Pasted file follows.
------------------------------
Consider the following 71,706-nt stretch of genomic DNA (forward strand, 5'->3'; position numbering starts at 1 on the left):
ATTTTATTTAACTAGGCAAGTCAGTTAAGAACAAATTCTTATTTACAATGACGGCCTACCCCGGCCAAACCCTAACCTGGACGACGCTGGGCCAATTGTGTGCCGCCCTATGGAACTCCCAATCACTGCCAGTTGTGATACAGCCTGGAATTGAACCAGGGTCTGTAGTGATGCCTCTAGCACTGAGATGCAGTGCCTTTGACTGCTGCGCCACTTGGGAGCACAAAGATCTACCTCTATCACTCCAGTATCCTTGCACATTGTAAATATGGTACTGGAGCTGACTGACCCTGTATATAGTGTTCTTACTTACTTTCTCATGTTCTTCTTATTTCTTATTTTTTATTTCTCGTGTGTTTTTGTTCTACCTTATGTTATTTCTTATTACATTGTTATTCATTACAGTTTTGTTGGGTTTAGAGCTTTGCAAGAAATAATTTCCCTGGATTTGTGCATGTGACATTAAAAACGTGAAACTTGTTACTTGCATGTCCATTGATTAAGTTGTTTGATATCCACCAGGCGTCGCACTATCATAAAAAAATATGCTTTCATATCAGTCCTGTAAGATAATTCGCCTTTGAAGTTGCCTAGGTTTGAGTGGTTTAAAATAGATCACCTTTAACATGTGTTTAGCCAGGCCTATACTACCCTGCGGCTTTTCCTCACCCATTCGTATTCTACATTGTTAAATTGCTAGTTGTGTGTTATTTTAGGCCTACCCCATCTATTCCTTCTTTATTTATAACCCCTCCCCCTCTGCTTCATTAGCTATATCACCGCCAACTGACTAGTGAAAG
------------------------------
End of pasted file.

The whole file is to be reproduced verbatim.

Consider the following 71,706-nt stretch of genomic DNA (forward strand, 5'->3'; position numbering starts at 1 on the left):
ATTTTATTTAACTAGGCAAGTCAGTTAAGAACAAATTCTTATTTACAATGACGGCCTACCCCGGCCAAACCCTAACCTGGACGACGCTGGGCCAATTGTGTGCCGCCCTATGGAACTCCCAATCACTGCCAGTTGTGATACAGCCTGGAATTGAACCAGGGTCTGTAGTGATGCCTCTAGCACTGAGATGCAGTGCCTTTGACTGCTGCGCCACTTGGGAGCACAAAGATCTACCTCTATCACTCCAGTATCCTTGCACATTGTAAATATGGTACTGGAGCTGACTGACCCTGTATATAGTGTTCTTACTTACTTTCTCATGTTCTTCTTATTTCTTATTTTTTATTTCTCGTGTGTTTTTGTTCTACCTTATGTTATTTCTTATTACATTGTTATTCATTACAGTTTTGTTGGGTTTAGAGCTTTGCAAGAAATAATTTCCCTGGATTTGTGCATGTGACATTAAAAACGTGAAACTTGTTACTTGCATGTCCATTGATTAAGTTGTTTGATATCCACCAGGCGTCGCACTATCATAAAAAAATATGCTTTCATATCAGTCCTGTAAGATAATTCGCCTTTGAAGTTGCCTAGGTTTGAGTGGTTTAAAATAGATCACCTTTAACATGTGTTTAGCCAGGCCTATACTACCCTGCGGCTTTTCCTCACCCATTCGTATTCTACATTGTTAAATTGCTAGTTGTGTGTTATTTTAGGCCTACCCCATCTATTCCTTCTTTATTTATAACCCCTCCCCCTCTGCTTCATTAGCTATATCACCGCCAACTGACTAGTGAAAG